Okay, so 2013 is the Year of the Gay. President Obama has been dubbed the "Gay President" for his ardent support of gay equality. More states are seeing gay marriage on the ballot. Even Catholics are changing their views on same-sex marriage. Amidst today’s political uproar, few other issues share even a glimpse of the same spotlight in the national conversation (and yes, this is a good thing) as the issue of gay rights.
But then there’s weed.
Last year’s November elections altered the course of American policy. Maine and Maryland became the first two states to approve gay marriage (by popular vote), while Colorado and Washington became the first two states to legalize recreational marijuana use (at all). And while it’s clear that these two topics are addressing somewhat different things, it’s easy to see how legal weed and gay marriage seems like a match made in heaven.
But not Bible heaven. In that heaven, there’s no weed or gays, which brings me to my first comparison between the two: the (mostly Christian) GOP hates them. Now, make no mistake, Republicans are trying to be more acceptant, but their Christian base is still mostly opposed to marijuana legalization as well as gay marriage.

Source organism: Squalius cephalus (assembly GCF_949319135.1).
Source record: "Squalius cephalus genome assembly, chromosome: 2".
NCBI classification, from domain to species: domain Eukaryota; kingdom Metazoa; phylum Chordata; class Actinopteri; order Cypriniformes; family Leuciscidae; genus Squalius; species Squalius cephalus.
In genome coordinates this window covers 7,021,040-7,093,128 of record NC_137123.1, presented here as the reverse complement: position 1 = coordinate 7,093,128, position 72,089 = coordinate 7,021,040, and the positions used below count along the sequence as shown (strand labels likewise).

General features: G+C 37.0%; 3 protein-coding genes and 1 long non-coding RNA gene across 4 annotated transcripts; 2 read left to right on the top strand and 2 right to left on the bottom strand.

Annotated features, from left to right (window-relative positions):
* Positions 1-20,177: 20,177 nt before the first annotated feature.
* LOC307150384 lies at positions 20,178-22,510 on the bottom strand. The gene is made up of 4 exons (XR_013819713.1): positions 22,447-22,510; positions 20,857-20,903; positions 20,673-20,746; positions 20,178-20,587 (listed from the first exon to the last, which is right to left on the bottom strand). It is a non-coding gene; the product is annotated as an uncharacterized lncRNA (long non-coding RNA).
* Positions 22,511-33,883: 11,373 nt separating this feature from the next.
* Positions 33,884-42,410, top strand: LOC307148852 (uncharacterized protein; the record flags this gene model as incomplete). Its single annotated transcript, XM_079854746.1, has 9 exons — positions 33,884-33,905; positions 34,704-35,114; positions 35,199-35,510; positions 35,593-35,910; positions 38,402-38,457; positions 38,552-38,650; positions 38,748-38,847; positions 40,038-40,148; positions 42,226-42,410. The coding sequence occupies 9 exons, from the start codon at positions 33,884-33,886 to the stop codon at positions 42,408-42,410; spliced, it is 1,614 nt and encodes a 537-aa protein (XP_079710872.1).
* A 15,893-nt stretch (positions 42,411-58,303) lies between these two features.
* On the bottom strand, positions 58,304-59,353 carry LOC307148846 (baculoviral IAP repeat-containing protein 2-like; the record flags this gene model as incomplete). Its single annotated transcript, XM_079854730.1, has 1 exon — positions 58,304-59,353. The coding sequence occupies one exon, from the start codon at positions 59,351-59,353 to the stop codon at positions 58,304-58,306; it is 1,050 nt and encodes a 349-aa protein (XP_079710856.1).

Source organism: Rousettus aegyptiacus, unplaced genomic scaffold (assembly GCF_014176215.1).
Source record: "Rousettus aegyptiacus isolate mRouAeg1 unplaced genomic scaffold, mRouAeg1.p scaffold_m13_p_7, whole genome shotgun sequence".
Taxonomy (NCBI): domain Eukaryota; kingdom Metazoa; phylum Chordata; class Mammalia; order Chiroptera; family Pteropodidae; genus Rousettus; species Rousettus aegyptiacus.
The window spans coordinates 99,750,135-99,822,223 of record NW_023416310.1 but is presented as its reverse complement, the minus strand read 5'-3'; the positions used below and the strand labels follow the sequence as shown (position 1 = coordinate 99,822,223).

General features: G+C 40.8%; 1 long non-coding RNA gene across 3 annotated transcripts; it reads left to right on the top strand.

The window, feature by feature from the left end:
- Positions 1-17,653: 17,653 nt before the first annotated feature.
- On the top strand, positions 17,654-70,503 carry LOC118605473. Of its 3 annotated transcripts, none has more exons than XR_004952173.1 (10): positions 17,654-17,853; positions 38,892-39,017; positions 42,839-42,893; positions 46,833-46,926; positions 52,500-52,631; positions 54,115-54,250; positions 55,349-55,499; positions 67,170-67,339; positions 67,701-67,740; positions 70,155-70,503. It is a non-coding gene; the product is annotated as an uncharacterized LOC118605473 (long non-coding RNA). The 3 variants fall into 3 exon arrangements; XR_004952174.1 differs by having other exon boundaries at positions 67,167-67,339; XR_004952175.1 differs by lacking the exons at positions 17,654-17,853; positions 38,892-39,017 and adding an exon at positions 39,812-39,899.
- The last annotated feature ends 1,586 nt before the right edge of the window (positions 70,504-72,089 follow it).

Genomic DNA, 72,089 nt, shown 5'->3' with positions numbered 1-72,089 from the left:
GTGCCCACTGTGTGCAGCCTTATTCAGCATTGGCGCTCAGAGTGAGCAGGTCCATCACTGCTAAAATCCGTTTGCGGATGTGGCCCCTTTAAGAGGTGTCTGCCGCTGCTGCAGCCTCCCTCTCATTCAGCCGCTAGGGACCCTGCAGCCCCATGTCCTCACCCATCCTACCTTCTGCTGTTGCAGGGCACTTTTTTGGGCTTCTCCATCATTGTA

This is bad news for the GOP. They can either give in to the youth vote by saying "We believe weed and gays are hip" (picture Mitt Romney saying that for best effect) while risking the Christian vote, or they continue to ignore issues that are gaining political maturity while handing those votes to Democrats who will gladly take them.
But it’s more than just keeping Republicans awake at night. Much like gay rights, marijuana law reform has now firmly marked its position as a federal issue. What makes Colorado and Washington’s new laws unique is that they contradict federal law in accordance to drug scheduling. The federal government deems cannabis to be as dangerous as heroin and LSD, a classification that places marijuana legalization in a strange limbo. Attorney General Eric Holder announced last week that the Justice Department is "in the last stages of review" and will "soon" make a decision on how the federal government will handle recreational use laws in these states.
However, regardless of the DOJ’s stance on state marijuana laws, how many more states can the federal government stop from realizing their rights?
That’s where gay rights and marijuana reform differ. Remember DOMA? Sure, it defined marriage as a union between a man and a woman, but it reserved those powers to the state. Federal drug scheduling doesn’t allow that. To legalize weed, either state laws must overwhelm the federal government (the most likely approach) or there must be a change in scheduling.
With the promise of more state ballots continuing to turn the tide, gay equality and marijuana law reform seem like poster-boys for progress in America. However, America’s hope for progress remains plagued by an overzealous right and automated government entities. Other than through a presidential shout-out at the inauguration, can marijuana activists gather the necessary support to make legalization a viable reality?